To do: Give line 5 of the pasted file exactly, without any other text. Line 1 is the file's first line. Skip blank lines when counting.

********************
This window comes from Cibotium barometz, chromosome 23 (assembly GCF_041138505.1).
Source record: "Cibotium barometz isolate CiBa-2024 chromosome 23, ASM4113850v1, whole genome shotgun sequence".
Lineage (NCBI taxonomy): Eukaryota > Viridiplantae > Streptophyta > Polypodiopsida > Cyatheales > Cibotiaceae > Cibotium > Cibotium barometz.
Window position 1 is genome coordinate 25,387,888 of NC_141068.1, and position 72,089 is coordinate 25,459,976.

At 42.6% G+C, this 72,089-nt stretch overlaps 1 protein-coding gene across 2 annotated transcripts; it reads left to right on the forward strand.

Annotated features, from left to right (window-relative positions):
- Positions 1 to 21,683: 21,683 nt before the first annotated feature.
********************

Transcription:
At 42.6% G+C, this 72,089-nt stretch overlaps 1 protein-coding gene across 2 annotated transcripts; it reads left to right on the forward strand.